Do You Think Like a Thin Person?

Start thinking like a thin person and the rest will follow.

August 7th, 2018 is the 11-year anniversary of the day I began my weight loss journey. In a little over a year after that, I had lost 88 pounds. Since that time, I’ve kept nearly all of it off. I go up and down by 5 pounds now and then, but overall I feel 100% successful. A big reason is my faith. Another is my mindset. I made lifestyle changes that I maintain to this day. I DO think like a thin person and that spills over into my choices and activities. If I veer off course, I bring myself back before I go too far astray from my plan. “This isn’t me,” I say to myself.

Earlier today I read the following article at Web MD. I’d like to share it with you. If you’re interested in thinking like a thin person, click here.

Low fat or low carb? It may not matter-just follow a reduced calorie diet.

Guest article by Carl Sirecky

Low-fat and low-carbohydrate diets have both sold a lot of diet books. But new research suggests it may not matter whether you reduce fat or carbohydrates.

The important thing may be just to follow a restricted calorie diet. So long as you maintain healthy levels of nutrients and eat heart-healthy foods, the proportions you take in of fat, carbohydrates or protein may matter little.

That was the conclusion suggested by a study announced in February 2009 by the National Institutes of Health. The study, published in the New England Journal of Medicine, found similar weight loss after six months and two years among participants following four different diets with different proportions of fat, protein and carbohydrates, but all with reduced calories.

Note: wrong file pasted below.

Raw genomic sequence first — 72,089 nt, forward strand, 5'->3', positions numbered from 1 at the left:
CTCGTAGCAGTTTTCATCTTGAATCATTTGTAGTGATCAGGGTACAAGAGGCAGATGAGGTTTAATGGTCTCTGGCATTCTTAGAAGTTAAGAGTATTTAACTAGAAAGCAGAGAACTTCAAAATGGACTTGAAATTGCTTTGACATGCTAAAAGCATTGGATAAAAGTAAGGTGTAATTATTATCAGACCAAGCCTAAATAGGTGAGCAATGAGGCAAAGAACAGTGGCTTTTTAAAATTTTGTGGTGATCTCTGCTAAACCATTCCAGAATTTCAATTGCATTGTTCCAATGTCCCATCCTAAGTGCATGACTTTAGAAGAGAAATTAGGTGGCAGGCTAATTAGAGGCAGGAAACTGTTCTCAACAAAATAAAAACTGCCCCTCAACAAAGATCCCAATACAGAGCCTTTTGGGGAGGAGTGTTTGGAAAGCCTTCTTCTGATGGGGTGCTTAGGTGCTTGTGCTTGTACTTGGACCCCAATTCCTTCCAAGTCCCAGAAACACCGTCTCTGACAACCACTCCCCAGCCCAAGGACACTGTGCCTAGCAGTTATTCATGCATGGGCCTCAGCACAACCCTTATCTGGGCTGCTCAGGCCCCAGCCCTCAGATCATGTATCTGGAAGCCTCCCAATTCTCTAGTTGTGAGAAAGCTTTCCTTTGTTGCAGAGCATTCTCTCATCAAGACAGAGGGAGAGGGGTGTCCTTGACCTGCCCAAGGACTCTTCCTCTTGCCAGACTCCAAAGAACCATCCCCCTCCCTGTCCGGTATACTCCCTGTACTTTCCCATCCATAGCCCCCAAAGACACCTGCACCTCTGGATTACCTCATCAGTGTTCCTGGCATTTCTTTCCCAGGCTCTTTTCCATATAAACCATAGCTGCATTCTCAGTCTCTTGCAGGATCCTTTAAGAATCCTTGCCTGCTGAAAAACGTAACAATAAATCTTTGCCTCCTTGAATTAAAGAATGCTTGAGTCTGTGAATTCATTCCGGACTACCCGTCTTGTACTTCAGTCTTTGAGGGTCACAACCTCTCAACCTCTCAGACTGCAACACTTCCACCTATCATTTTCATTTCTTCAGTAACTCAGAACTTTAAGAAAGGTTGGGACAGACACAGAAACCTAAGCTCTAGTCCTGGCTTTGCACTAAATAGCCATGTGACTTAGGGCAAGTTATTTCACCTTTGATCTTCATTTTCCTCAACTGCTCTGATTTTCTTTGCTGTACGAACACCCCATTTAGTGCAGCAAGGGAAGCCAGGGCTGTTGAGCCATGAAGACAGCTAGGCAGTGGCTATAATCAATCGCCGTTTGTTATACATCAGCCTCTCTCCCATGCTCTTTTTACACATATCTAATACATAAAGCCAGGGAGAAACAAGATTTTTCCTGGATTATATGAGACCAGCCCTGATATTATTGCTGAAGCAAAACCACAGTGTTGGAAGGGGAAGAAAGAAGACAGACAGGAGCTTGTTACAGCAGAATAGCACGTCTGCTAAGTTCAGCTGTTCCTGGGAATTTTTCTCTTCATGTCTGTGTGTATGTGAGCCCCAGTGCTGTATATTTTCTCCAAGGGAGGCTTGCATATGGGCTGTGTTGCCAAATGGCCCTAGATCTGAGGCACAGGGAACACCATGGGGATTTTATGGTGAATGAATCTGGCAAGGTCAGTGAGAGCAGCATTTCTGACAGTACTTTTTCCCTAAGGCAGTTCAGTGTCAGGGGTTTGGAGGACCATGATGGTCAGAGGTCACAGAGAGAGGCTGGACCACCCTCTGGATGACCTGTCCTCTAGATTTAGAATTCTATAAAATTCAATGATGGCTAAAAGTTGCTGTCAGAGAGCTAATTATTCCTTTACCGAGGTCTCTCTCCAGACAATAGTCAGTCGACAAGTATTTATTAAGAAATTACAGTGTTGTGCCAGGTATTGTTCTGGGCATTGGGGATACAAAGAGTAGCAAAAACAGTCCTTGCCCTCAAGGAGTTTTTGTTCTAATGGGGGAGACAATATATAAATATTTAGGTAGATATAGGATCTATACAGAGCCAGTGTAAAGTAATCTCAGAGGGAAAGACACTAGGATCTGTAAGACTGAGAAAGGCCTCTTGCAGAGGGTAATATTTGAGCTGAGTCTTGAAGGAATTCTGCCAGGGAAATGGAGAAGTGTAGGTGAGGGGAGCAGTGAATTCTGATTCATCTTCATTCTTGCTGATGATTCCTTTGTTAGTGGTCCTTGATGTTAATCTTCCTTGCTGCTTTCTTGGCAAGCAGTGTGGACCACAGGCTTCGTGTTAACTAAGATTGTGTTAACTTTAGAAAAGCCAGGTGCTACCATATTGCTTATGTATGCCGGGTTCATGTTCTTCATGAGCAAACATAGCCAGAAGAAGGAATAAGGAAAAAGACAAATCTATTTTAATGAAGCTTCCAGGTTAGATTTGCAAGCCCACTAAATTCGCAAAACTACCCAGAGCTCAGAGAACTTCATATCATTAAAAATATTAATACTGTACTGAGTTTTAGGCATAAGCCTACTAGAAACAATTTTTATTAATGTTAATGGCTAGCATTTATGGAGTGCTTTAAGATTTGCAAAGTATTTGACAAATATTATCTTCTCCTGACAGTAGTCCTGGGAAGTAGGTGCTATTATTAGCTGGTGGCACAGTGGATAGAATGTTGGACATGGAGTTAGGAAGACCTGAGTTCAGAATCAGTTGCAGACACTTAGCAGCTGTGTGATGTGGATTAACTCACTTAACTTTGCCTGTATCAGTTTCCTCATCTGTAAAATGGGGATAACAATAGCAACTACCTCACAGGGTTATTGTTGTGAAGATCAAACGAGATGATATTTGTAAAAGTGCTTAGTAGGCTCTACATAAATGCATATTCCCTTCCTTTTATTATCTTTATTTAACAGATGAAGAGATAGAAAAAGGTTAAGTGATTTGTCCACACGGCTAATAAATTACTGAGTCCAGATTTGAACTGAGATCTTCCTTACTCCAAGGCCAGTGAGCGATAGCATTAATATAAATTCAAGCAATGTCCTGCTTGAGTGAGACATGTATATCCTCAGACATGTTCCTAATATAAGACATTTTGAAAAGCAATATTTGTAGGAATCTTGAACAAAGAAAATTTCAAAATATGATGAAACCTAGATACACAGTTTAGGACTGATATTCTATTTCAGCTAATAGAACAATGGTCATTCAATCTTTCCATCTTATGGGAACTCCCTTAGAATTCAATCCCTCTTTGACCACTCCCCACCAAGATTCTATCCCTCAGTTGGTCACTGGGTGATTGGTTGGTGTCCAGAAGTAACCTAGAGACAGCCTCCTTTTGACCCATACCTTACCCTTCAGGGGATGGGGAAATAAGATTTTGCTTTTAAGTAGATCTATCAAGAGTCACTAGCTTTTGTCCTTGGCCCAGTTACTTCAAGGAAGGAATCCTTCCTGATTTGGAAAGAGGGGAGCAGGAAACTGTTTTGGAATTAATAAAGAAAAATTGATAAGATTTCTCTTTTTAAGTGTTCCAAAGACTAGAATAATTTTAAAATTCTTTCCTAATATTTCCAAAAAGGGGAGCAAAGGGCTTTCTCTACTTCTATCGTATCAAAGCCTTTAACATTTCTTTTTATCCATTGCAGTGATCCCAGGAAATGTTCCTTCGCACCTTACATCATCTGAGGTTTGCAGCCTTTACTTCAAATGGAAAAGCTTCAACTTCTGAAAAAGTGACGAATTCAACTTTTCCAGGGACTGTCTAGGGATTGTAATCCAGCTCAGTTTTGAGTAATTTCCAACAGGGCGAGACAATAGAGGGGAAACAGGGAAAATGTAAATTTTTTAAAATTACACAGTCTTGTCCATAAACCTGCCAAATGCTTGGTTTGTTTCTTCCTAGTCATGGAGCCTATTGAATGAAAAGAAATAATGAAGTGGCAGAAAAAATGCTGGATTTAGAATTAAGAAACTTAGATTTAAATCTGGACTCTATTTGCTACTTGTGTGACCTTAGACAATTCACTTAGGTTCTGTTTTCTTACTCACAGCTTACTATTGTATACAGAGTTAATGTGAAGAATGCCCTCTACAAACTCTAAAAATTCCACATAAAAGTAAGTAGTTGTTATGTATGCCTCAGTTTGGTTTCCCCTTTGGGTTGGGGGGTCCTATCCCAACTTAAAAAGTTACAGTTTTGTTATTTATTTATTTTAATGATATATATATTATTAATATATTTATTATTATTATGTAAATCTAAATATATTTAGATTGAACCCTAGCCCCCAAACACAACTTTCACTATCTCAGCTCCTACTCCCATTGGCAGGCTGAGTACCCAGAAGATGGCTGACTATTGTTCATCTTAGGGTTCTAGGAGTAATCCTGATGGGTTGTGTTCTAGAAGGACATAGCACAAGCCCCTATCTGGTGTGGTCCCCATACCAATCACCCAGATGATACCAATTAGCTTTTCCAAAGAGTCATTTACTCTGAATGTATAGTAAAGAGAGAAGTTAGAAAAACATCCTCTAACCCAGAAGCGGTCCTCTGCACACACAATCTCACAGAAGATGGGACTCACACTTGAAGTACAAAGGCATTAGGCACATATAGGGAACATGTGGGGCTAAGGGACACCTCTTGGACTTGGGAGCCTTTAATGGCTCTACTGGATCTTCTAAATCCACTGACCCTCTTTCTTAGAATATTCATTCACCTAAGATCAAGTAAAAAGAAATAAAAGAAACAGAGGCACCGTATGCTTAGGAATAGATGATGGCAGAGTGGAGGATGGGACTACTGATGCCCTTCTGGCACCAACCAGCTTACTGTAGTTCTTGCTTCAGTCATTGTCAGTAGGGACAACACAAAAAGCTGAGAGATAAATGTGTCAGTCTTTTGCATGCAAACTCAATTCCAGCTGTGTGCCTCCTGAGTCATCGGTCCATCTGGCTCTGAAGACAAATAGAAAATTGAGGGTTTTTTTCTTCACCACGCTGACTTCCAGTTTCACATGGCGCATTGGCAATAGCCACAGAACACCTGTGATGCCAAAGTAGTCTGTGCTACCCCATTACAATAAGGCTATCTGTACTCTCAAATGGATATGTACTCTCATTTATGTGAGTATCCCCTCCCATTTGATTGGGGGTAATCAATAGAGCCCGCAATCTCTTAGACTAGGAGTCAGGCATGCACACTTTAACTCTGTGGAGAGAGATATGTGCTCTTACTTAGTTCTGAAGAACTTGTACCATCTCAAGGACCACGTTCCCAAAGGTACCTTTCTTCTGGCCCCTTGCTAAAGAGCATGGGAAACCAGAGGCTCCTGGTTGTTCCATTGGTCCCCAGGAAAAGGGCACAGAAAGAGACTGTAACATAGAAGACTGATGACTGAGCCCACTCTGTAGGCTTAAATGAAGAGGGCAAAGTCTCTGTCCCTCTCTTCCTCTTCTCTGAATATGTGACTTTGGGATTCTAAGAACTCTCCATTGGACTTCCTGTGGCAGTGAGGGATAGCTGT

On average, participants lost 13 pounds over six months and maintained a weight loss of nine pounds after two years.

The NIH study follows earlier research that suggests that the restricted calorie diet may also extend life. That’s at least the effect that a restricted calorie diet appears to have had in studies on some animals, according to an article published by the Mayo Clinic in 2007.

A restricted calorie diet that includes all necessary nutrients has been found in studies to extend the lives of flies, worms and rats, according to the report. Studies on animals with longer life spans and humans hadn’t been performed, however, because of the decades those studies would take.

But studies of the restricted calorie diet’s effects on humans for short durations have shown positive changes in blood pressure, blood sugar, body fat percentage, cholesterol, heart rate, and weight.

This all may be good news and bad news for those of us struggling to lose weight. The research about the restricted calorie diet suggests that chasing new diet fads and following complicated regimens may be a waste of effort. But there may be no way around the hard part: To lose weight, you have to eat less.

Carl Sirecky is a professional writer and researcher in Northern California. He struggles to reduce his own calories.